Object tag = v.getTag();
            if (tag != null && tag instanceof FragmentHolder) {
                return ((FragmentHolder)tag).fragment;
            }
        }
        return null;
    }
    public static String getCallingMethodName(int callsAbove) {
        Exception e = new Exception();
        e.fillInStackTrace();
        String methodName = e.getStackTrace()[callsAbove+1].getMethodName();
        return methodName;
    }
    public static void invokeFragmentButtonHandler(View v, int callsAbove) throws IllegalAccessException, IllegalArgumentException, InvocationTargetException, NoSuchMethodException {
        String methodName = getCallingMethodName(callsAbove+1);
        Fragment f = OnClickFragments.getTagFragment(v);
        Method m = f.getClass().getMethod(methodName, new Class[] { View.class });
        m.invoke(f, v);
    }
    public static void invokeFragmentButtonHandler(View v) throws IllegalAccessException, IllegalArgumentException, InvocationTargetException, NoSuchMethodException {
        invokeFragmentButtonHandler(v,1);
    }
    public static void invokeFragmentButtonHandlerNoExc(View v) {
        try {
            invokeFragmentButtonHandler(v,1);
        } catch (NoSuchMethodException e) {
            e.printStackTrace();
        } catch (IllegalAccessException e) {
            e.printStackTrace();
        } catch (IllegalArgumentException e) {
            e.printStackTrace();
        } catch (InvocationTargetException e) {
            e.printStackTrace();
        }
    }
    public static void registerTagFragment(View rootView, Fragment fragment) {
        rootView.setTag(new FragmentHolder(fragment));
    }
}

And the next adventure will be proguard obfuscation...

PS

It is of course up to you to design your application so that the data live in the Model rather than in Activities or Fragments (which are Controllers from the MVC, Model-View-Controller point of view). The View is what you define via xml, plus the custom view classes (if you define them, most people just reuse what already is). A rule of thumb: if some data definitely must survive the screen turn, they belong to Model.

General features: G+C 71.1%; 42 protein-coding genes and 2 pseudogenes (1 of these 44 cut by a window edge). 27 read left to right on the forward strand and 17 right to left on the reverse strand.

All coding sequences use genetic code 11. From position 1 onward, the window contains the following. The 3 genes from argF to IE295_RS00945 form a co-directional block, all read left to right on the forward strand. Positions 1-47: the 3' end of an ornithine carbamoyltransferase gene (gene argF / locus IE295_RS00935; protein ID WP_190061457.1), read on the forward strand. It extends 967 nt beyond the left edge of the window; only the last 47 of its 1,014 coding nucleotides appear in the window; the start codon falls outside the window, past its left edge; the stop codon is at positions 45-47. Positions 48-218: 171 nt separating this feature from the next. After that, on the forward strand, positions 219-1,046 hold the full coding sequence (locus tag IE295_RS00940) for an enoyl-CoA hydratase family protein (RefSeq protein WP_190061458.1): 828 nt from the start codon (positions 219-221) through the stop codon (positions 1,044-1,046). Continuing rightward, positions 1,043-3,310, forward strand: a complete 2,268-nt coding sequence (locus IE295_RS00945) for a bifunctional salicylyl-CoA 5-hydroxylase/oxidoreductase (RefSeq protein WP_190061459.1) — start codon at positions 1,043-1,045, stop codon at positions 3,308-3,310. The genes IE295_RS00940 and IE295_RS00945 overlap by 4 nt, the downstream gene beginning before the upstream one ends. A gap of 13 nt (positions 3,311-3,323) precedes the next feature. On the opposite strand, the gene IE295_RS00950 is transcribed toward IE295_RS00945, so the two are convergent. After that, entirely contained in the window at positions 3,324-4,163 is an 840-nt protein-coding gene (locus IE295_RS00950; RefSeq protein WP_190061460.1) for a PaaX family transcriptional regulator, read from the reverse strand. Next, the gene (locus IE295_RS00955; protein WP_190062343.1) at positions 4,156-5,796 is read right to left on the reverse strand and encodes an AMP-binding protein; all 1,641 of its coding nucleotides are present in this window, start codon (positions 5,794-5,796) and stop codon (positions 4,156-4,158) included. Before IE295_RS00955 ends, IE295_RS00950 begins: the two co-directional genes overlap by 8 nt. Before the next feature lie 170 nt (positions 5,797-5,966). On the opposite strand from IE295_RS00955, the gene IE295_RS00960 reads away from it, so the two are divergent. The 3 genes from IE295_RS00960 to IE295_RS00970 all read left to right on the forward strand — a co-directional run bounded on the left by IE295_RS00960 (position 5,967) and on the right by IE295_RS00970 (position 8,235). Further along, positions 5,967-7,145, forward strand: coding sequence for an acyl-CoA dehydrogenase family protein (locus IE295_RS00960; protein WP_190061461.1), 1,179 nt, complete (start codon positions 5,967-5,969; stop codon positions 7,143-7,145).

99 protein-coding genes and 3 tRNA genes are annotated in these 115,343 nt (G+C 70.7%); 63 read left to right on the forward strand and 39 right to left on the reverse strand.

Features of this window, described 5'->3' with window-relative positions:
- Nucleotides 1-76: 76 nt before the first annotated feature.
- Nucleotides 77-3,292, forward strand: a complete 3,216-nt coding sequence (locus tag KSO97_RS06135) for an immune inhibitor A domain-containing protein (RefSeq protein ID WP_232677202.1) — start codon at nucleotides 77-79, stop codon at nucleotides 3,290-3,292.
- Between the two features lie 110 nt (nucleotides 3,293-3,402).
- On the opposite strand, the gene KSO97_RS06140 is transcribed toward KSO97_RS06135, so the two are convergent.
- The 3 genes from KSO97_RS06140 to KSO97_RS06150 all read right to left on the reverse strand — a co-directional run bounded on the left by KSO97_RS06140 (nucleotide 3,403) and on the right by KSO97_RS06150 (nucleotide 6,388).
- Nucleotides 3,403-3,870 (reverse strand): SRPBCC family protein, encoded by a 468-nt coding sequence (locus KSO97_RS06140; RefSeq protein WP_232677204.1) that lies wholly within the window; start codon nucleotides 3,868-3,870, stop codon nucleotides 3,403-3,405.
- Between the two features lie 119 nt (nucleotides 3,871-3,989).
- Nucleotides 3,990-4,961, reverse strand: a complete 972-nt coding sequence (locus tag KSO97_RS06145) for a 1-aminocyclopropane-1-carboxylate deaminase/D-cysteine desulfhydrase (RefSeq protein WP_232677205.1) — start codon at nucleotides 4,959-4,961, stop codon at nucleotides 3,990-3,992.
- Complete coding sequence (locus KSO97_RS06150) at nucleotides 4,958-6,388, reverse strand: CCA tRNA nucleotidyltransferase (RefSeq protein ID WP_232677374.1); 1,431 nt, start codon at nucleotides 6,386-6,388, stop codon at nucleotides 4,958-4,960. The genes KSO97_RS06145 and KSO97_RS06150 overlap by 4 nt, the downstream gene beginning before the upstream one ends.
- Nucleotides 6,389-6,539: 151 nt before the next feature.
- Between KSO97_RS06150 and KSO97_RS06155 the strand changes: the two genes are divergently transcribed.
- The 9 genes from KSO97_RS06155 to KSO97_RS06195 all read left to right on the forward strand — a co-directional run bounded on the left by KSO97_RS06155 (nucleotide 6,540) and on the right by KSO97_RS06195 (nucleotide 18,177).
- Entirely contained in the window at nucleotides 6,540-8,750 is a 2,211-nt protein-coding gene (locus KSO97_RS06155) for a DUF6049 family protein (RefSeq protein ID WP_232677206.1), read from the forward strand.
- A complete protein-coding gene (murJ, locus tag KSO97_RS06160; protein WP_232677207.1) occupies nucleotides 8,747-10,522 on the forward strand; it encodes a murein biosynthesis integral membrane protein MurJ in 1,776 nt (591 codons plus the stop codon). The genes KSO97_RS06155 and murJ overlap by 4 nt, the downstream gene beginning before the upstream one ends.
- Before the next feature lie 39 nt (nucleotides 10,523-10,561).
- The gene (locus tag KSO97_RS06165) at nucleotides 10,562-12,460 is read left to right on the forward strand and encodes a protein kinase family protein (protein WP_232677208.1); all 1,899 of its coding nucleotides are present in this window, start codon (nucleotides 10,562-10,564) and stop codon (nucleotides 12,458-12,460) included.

3
@Override
public View onCreateView(LayoutInflater inflater, ViewGroup container,
                         Bundle savedInstanceState) {

    View view = inflater.inflate(R.layout.writeqrcode_main, container, false);
    // Inflate the layout for this fragment

    txt_name = (TextView) view.findViewById(R.id.name);
    txt_usranme = (TextView) view.findViewById(R.id.surname);
    txt_number = (TextView) view.findViewById(R.id.number);
    txt_province = (TextView) view.findViewById(R.id.province);
    txt_write = (EditText) view.findViewById(R.id.editText_write);
    txt_show1 = (Button) view.findViewById(R.id.buttonShow1);

    txt_show1.setOnClickListener(new View.OnClickListener() {
        @Override
        public void onClick(View v) {
            Log.e("Onclick","Onclick");

            txt_show1.setVisibility(View.INVISIBLE);
            txt_name.setVisibility(View.VISIBLE);
            txt_usranme.setVisibility(View.VISIBLE);
            txt_number.setVisibility(View.VISIBLE);
            txt_province.setVisibility(View.VISIBLE);
        }
    });
    return view;
}

You OK !!!!

  • 3
    Could you explain how this answers the question? What do you mean by your sentence at the end? – Teepeemm Nov 14 '15 at 5:11
1

For Kotlin users:

override fun onCreateView(
    inflater: LayoutInflater,
    container: ViewGroup?, 
    savedInstanceState: Bundle?) : View?
{
    // Inflate the layout for this fragment
    var myView = inflater.inflate(R.layout.fragment_home, container, false)
    var btn_test = myView.btn_test as Button
    btn_test.setOnClickListener {
        textView.text = "hunny home fragment"
    }

    return myView
}